“How many players have you seen who can cut the angles so silkily, who puts players through gaps with a pass or surges through himself on to passes, stands back to take high kicks and hardly ever fails to run them back with interest? Or who often stands in the openside flank position to lead the defensive line at rare pace, has a vast range of skills, understands the head-up game better than most fly-halves — and then goes down and hooks in the scrum? This is maestro stuff. It’s one man making history”.

This is a man nicknamed “smiler” although he himself says his nickname was Fabio (because of his long hair) and is now “Diamond” (“because I can bugger up any drill”)

He loved Saracens. When asked if he regretted coming to England and almost certainly sacrificing the chance of representing South Africa, he said : "What other club would organise a trip to the Munich Beer Festival for the players and also set up a crèche for your kids? What other club provides the same service for the people in the youth team as they provide for the guys in the Premiership side? I've never seen anything like it in rugby and I'm proud to be a part of it.”

Probably his least convincing role was as hooker! He has the hands of an angel, the dazzling feet of Michael Flatley, the skillset of an international centre. John Scully once said “the future belongs to those who see possibilities before they become obvious.” That is Schalla. 

'He's like Peter Pan,' said Saracens coach Mark McCall recently. 'This is his ninth season at the club and he's been a star from day one.' So from all of us Schalla, we can only say thank you. Thank you for letting us be a tiny part of your career. Thank you for letting us share in the legend that is Schalk Brits. Thank you for showing us that rugby can rise above mere sport if played with a smile on your face. Thank you Mr Schalk Brits, Rugby Player.




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TIME TO SAY GOODBYE #3: Mr Schalk Brits, Rugby Player (IP Logged)
27/07/2018 07:22
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Edited 1 time(s). Last edit at 2018:08:29:11:22:41 by TonyTaff.

Re: TIME TO SAY GOODBYE #3: Mr Schalk Brits, Rugby Player
David@Sarries (IP Logged)
27/07/2018 10:30
Well done DG, a fitting tribute for a stellar player.

Re: TIME TO SAY GOODBYE #3: Mr Schalk Brits, Rugby Player
TonyTaff (IP Logged)
28/07/2018 11:36
Splendid piece. Many happy memories .

£721.05 (*) donated to the Saracens Foundation due to visits to the Sarries frontpage []

Please read and submit articles for publication. (*) As at October 31, 2018.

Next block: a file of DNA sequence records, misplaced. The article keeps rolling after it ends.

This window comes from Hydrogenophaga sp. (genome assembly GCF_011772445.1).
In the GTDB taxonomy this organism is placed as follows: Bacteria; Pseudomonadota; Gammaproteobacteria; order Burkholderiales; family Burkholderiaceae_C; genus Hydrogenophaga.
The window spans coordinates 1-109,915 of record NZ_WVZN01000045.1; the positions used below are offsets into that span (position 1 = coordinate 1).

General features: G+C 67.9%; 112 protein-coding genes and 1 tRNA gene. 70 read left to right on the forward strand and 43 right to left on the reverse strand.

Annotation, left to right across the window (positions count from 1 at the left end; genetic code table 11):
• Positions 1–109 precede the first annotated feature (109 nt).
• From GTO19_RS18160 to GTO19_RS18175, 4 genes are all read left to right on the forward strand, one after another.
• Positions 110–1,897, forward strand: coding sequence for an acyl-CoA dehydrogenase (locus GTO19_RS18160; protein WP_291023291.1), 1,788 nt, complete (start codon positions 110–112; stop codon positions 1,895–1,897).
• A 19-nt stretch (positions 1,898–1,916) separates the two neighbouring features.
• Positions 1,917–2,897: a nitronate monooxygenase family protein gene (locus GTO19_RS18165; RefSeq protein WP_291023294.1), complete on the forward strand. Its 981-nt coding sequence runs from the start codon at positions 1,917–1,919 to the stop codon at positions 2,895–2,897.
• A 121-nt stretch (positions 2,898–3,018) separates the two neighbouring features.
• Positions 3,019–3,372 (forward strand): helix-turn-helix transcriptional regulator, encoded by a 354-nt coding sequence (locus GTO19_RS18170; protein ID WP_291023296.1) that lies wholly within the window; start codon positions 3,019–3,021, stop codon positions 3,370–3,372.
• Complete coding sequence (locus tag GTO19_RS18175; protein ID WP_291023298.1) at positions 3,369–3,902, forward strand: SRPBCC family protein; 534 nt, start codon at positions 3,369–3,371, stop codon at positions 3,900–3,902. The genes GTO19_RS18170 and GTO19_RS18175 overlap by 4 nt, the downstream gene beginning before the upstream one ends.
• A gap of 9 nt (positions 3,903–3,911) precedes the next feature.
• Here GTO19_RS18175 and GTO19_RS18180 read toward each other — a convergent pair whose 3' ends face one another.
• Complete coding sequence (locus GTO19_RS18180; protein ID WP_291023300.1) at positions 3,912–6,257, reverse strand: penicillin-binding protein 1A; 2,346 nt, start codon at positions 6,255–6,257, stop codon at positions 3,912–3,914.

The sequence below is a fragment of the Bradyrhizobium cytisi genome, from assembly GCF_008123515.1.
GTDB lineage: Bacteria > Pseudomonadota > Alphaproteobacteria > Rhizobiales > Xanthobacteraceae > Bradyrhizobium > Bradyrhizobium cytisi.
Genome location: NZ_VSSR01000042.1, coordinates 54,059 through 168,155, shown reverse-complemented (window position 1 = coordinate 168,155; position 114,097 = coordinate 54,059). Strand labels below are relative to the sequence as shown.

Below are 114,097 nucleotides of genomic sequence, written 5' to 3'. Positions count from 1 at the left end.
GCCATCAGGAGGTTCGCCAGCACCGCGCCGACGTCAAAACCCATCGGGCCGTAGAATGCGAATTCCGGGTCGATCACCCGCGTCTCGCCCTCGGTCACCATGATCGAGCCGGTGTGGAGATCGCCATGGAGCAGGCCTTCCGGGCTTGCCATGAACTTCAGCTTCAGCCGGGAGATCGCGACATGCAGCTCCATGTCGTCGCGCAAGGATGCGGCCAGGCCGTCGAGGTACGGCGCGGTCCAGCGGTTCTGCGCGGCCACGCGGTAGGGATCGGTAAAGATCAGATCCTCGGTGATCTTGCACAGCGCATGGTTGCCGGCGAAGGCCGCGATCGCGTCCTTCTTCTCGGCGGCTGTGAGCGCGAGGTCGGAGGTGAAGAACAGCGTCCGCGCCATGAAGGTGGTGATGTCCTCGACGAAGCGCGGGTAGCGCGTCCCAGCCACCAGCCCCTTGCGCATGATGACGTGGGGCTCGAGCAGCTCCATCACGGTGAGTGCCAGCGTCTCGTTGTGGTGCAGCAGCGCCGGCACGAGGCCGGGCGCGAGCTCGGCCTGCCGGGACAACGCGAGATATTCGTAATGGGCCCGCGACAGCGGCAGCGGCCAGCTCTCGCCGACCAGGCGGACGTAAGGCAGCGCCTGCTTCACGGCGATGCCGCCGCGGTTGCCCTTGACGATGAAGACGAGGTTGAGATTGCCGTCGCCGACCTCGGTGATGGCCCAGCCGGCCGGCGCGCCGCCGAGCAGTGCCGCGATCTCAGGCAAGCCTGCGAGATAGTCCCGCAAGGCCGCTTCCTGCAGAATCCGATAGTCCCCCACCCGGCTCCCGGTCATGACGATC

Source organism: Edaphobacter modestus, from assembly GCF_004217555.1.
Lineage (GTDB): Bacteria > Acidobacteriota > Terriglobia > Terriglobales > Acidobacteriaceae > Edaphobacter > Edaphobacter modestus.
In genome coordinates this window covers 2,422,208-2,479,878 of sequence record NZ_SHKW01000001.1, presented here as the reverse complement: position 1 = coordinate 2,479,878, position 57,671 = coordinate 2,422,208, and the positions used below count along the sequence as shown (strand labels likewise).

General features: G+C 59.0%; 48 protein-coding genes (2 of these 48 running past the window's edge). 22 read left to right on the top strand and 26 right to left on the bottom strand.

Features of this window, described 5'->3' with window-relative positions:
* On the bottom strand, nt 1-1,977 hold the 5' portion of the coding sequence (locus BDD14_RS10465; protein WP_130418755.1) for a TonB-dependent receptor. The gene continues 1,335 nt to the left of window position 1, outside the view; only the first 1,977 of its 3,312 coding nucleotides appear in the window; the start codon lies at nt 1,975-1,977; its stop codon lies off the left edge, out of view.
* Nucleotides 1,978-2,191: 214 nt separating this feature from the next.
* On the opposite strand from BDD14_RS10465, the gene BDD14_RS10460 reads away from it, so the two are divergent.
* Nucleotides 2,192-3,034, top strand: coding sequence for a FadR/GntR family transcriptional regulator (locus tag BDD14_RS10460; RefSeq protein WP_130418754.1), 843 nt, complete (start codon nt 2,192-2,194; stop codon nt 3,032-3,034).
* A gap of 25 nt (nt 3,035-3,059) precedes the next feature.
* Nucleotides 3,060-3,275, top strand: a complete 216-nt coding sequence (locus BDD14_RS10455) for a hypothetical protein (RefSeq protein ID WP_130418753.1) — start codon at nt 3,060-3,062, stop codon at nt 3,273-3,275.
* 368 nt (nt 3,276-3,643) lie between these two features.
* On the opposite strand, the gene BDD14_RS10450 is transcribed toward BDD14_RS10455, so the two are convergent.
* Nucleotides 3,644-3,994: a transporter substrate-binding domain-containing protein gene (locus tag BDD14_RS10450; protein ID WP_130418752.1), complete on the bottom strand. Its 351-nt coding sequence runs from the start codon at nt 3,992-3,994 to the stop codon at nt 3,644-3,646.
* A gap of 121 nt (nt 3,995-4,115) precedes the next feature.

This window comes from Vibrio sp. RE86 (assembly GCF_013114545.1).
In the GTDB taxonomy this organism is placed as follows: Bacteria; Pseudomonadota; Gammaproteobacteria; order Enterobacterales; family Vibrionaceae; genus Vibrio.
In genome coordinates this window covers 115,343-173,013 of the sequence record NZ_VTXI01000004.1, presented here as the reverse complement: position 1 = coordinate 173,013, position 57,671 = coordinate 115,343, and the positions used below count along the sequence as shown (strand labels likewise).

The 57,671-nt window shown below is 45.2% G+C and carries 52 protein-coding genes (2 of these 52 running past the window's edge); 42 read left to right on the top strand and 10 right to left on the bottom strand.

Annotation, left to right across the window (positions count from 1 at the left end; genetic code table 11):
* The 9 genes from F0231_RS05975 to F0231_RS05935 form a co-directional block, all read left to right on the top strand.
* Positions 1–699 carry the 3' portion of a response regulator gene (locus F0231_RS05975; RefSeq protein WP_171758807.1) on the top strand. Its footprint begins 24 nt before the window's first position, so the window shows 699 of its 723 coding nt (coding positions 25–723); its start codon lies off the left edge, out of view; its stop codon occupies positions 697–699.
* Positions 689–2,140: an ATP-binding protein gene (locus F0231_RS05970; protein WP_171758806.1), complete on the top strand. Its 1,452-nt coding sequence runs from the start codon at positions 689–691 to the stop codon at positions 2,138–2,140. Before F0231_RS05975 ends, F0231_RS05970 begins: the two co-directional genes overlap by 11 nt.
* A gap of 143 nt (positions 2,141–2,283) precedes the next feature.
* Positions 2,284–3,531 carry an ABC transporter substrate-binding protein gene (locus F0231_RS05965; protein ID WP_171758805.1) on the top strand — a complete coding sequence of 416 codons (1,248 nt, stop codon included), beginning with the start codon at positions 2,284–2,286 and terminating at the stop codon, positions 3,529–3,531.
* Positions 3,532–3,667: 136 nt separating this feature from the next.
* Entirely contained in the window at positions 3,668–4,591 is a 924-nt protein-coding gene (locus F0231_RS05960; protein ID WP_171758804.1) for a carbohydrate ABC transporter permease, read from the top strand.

Re: TIME TO SAY GOODBYE #3: Mr Schalk Brits, Rugby Player
28/07/2018 21:39
An icon of this club. Others have played more, or scored more tries, but no one else has matched the level of joy he brings to the field.

I wish him the best of luck in continuing his career, either in rugby with SA or with Business and rugby with Cambridge Uni.

Re: TIME TO SAY GOODBYE #3: Mr Schalk Brits, Rugby Player
dirtybertie (IP Logged)
29/07/2018 16:16
A well written tribute to my favourite ever player. Bravo

Re: TIME TO SAY GOODBYE #3: Mr Schalk Brits, Rugby Player
derbyshire fan (IP Logged)
30/07/2018 21:46
Great tribute to one of the nicest guys ever to play for Sarries

Re: TIME TO SAY GOODBYE #3: Mr Schalk Brits, Rugby Player
AlanE (IP Logged)
31/07/2018 03:51
Thanks, DG, great writing once again. I am going to add one story which shouldn't go unremarked.

As you say he spent his early years playing for the Golden Lions and the Cats in SA. One of his matches (and I can't recall if it was for the Lions or the Cats, but one of them) was against Saracens at Vicarage Road in 2004 or 2005 in Richard Hill's benefit match.

Schalla scored two tries and showed early flashes, from a then young unknown, of the brilliance we have enjoyed for many seasons, cutting the lines so well-described by Messrs Jones and Hewett.

There were many better-known players playing in that match (I wish I had the list) and it was a shame that it was mid-week and relatively poorly-attended, especially as it was HRHRH's occasion. But it was the brilliant performances of two opposition players of whom I had never heard which still live in my memory down the years - Isa Nacewa and - of course - Schalk Brits

I was 17 miles from Graybridge before I was caught by the school leopard

Re: TIME TO SAY GOODBYE #3: Mr Schalk Brits, Rugby Player
Innings (IP Logged)
31/07/2018 10:44
I think that no player,ever, has had more influence on the global perception of the role of a player in a position. There have been many players with more caps, many with bigger reputations, but has any changed more completely the way in which his position works? Every hooker now plays differently as a result of what he proved possible.


Points win matches: tries win hearts and minds.

Re: TIME TO SAY GOODBYE #3: Mr Schalk Brits, Rugby Player
Seany_Boy0511 (IP Logged)
13/08/2018 16:44
He is just a true legend, best wishes Schalk Brits!

Re: TIME TO SAY GOODBYE #3: Mr Schalk Brits, Rugby Player
TonyTaff (IP Logged)
19/08/2018 09:05
I find the end of his career to be undignified. Unless SA suffer a plague of injuries, he won't be at the World Cup.

£721.05 (*) donated to the Saracens Foundation due to visits to the Sarries frontpage []

Please read and submit articles for publication. (*) As at October 31, 2018.